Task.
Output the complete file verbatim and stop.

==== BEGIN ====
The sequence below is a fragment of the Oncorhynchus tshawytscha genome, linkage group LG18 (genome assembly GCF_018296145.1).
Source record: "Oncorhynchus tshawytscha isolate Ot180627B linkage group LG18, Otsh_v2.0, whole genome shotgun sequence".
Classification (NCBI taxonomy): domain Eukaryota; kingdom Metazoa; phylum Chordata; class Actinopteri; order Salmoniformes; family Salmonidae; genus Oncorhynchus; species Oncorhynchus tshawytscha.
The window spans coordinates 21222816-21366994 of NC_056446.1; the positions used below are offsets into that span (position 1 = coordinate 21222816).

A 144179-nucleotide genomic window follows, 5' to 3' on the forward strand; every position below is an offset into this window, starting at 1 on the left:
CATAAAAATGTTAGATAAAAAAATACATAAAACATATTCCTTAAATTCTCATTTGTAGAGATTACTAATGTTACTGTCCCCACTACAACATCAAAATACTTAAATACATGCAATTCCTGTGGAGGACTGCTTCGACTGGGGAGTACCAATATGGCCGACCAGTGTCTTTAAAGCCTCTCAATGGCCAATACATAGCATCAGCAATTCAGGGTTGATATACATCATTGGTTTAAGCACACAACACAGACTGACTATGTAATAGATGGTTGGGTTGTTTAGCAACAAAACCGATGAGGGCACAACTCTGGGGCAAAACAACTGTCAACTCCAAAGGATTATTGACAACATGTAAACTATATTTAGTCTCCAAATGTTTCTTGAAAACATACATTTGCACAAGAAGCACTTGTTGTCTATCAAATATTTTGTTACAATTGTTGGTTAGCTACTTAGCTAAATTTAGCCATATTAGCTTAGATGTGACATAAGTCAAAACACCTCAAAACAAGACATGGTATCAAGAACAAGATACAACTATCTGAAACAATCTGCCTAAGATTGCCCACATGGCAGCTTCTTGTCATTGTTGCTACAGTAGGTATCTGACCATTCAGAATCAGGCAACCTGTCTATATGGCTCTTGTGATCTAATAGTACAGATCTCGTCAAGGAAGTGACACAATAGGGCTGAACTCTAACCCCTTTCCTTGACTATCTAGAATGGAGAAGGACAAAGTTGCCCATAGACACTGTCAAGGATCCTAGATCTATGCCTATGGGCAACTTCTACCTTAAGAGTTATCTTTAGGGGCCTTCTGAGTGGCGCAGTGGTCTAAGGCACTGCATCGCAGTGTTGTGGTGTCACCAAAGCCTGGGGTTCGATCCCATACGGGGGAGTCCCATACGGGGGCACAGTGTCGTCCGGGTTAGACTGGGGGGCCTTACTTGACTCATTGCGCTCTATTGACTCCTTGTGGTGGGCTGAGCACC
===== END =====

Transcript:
The sequence below is a fragment of the Oncorhynchus tshawytscha genome, linkage group LG18 (genome assembly GCF_018296145.1).
Source record: "Oncorhynchus tshawytscha isolate Ot180627B linkage group LG18, Otsh_v2.0, whole genome shotgun sequence".
Classification (NCBI taxonomy): domain Eukaryota; kingdom Metazoa; phylum Chordata; class Actinopteri; order Salmoniformes; family Salmonidae; genus Oncorhynchus; species Oncorhynchus tshawytscha.
The window spans coordinates 21222816-21366994 of NC_056446.1; the positions used below are offsets into that span (position 1 = coordinate 21222816).

A 144179-nucleotide genomic window follows, 5' to 3' on the forward strand; every position below is an offset into this window, starting at 1 on the left:
CATAAAAATGTTAGATAAAAAAATACATAAAACATATTCCTTAAATTCTCATTTGTAGAGATTACTAATGTTACTGTCCCCACTACAACATCAAAATACTTAAATACATGCAATTCCTGTGGAGGACTGCTTCGACTGGGGAGTACCAATATGGCCGACCAGTGTCTTTAAAGCCTCTCAATGGCCAATACATAGCATCAGCAATTCAGGGTTGATATACATCATTGGTTTAAGCACACAACACAGACTGACTATGTAATAGATGGTTGGGTTGTTTAGCAACAAAACCGATGAGGGCACAACTCTGGGGCAAAACAACTGTCAACTCCAAAGGATTATTGACAACATGTAAACTATATTTAGTCTCCAAATGTTTCTTGAAAACATACATTTGCACAAGAAGCACTTGTTGTCTATCAAATATTTTGTTACAATTGTTGGTTAGCTACTTAGCTAAATTTAGCCATATTAGCTTAGATGTGACATAAGTCAAAACACCTCAAAACAAGACATGGTATCAAGAACAAGATACAACTATCTGAAACAATCTGCCTAAGATTGCCCACATGGCAGCTTCTTGTCATTGTTGCTACAGTAGGTATCTGACCATTCAGAATCAGGCAACCTGTCTATATGGCTCTTGTGATCTAATAGTACAGATCTCGTCAAGGAAGTGACACAATAGGGCTGAACTCTAACCCCTTTCCTTGACTATCTAGAATGGAGAAGGACAAAGTTGCCCATAGACACTGTCAAGGATCCTAGATCTATGCCTATGGGCAACTTCTACCTTAAGAGTTATCTTTAGGGGCCTTCTGAGTGGCGCAGTGGTCTAAGGCACTGCATCGCAGTGTTGTGGTGTCACCAAAGCCTGGGGTTCGATCCCATACGGGGGAGTCCCATACGGGGGCACAGTGTCGTCCGGGTTAGACTGGGGGGCCTTACTTGACTCATTGCGCTCTATTGACTCCTTGTGGTGGGCTGAGCACC